Animal control out of control; Officer too busy at shelter; city seeking outside help.


Byline: Danielle M. Williamson

GARDNER - Prompted by financial limitations and the desire to refocus the animal control officer's efforts to ordinance enforcement, city officials are exploring the possibility of an outside agency taking over day-to-day operations of the animal control facility.

Animal Control Officer Lisa A. Gaudet is the main employee at the 3-year-old facility, informally known as a shelter because it houses and adopts out animals. She spends more than half her shift cleaning the West Broadway building and caring for the four dogs and 14 cats it shelters. Meanwhile, police officials say, dog ordinance enforcement is falling by the wayside.

Though shelter management isn't in the animal control officer's job description, the city simply doesn't have anyone else to consistently run the facility, and budget restrictions prevent officials from staffing long-term help.

"It doesn't appear we've ever been in a situation where Lisa's been able to do what she's supposed to do, which is primarily enforcement," said Police Chief Neil C. Erickson, who oversees animal control. "Unfortunately, it's put her in a tough position, where she's kind of left doing it all."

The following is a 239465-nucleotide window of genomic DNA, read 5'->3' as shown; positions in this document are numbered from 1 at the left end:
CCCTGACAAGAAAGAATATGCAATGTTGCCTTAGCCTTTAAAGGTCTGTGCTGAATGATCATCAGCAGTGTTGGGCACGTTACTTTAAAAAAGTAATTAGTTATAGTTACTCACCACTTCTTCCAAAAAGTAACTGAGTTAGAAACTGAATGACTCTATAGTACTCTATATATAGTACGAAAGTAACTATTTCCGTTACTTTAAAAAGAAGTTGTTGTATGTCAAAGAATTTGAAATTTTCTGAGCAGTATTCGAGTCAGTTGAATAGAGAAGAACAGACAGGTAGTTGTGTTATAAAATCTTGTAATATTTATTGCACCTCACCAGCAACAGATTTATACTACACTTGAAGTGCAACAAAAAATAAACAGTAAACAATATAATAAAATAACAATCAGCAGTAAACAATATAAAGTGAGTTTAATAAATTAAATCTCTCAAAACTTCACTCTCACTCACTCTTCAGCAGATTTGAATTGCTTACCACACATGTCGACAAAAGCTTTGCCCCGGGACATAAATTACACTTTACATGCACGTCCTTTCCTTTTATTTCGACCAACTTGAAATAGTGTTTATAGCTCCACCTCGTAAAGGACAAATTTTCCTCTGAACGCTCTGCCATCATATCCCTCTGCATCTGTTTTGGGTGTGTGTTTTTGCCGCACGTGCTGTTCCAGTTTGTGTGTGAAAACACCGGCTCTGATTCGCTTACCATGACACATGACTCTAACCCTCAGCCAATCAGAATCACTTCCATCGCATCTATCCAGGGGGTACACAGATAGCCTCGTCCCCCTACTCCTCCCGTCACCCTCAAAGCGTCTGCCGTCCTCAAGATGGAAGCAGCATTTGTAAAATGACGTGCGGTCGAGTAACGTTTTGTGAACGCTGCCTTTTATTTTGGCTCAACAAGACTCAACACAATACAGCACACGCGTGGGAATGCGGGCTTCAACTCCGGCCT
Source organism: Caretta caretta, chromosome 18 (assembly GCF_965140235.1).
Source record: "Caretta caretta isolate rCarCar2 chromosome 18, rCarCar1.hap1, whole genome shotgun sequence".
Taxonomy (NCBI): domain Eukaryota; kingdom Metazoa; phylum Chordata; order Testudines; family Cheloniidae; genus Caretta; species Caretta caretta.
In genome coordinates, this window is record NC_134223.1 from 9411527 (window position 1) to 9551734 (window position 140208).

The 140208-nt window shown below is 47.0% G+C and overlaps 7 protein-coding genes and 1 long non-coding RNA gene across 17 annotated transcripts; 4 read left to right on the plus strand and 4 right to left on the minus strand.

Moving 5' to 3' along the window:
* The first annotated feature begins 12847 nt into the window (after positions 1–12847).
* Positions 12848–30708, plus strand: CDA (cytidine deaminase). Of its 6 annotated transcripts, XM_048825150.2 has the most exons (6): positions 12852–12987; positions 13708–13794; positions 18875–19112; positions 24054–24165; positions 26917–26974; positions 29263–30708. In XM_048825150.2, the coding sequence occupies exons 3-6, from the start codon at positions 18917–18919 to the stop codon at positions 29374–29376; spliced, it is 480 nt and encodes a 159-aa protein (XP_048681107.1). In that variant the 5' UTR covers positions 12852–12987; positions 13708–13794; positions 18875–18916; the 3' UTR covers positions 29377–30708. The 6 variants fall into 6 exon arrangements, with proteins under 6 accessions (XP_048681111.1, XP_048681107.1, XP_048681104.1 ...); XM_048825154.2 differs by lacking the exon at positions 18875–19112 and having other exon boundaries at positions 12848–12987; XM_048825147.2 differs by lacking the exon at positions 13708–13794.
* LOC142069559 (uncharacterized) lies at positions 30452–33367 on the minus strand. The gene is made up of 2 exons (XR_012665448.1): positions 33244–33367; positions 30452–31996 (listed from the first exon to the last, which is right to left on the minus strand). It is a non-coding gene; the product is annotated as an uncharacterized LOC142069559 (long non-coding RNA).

Chief Erickson, Deputy Police Chief Rock A. Barrieau, Mayor Mark P. Hawke, Health Director Bernard F. Sullivan and Officer Gaudet met Tuesday with representatives from the Worcester Animal Rescue League to see if the nonprofit agency could staff the shelter if the city absorbed utility costs.

Rescue League Director Doreen Currier said finances, and the facility's location, prevent her group from assuming that responsibility. "We'd like to be able to take it over but it's something we're not ready or able to take on at this time," she said. "Maybe if it were 20 minutes closer."

Ms. Currier said 17 Central Massachusetts towns contract with the rescue league, sending strays to the agency's Holden shelter and paying a daily fee per animal. Gardner would be better served, she said, if officials registered the facility as a nonprofit entity.

Mr. Sullivan said he agreed with Ms. Currier that the shelter should become a nonprofit.

"Municipalities don't make good fundraisers," he said. "Public entities shouldn't be involved in fundraising."

Though the Tuesday meeting, initiated by police, didn't pan out, officials have scheduled another meeting with a different nonprofit group.

"We're fishing a little bit, to see if there's an agency out there that could take it over," the mayor...

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